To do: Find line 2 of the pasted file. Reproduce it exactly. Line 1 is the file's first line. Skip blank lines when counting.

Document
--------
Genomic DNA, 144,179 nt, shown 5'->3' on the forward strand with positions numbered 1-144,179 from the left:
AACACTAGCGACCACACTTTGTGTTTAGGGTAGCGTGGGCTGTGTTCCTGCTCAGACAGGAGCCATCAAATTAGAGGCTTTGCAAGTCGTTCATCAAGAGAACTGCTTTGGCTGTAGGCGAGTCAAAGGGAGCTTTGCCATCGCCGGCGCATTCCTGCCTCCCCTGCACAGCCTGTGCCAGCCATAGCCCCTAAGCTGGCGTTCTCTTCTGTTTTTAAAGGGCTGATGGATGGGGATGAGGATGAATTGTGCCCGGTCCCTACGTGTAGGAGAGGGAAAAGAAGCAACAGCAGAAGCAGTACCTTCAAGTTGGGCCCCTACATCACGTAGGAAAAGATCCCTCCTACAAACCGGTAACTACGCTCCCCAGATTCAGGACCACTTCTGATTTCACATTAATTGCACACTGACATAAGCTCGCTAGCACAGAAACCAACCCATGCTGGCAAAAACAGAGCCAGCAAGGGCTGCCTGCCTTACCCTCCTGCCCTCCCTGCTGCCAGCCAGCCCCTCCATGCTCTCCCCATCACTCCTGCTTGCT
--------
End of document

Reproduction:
AACACTAGCGACCACACTTTGTGTTTAGGGTAGCGTGGGCTGTGTTCCTGCTCAGACAGGAGCCATCAAATTAGAGGCTTTGCAAGTCGTTCATCAAGAGAACTGCTTTGGCTGTAGGCGAGTCAAAGGGAGCTTTGCCATCGCCGGCGCATTCCTGCCTCCCCTGCACAGCCTGTGCCAGCCATAGCCCCTAAGCTGGCGTTCTCTTCTGTTTTTAAAGGGCTGATGGATGGGGATGAGGATGAATTGTGCCCGGTCCCTACGTGTAGGAGAGGGAAAAGAAGCAACAGCAGAAGCAGTACCTTCAAGTTGGGCCCCTACATCACGTAGGAAAAGATCCCTCCTACAAACCGGTAACTACGCTCCCCAGATTCAGGACCACTTCTGATTTCACATTAATTGCACACTGACATAAGCTCGCTAGCACAGAAACCAACCCATGCTGGCAAAAACAGAGCCAGCAAGGGCTGCCTGCCTTACCCTCCTGCCCTCCCTGCTGCCAGCCAGCCCCTCCATGCTCTCCCCATCACTCCTGCTTGCT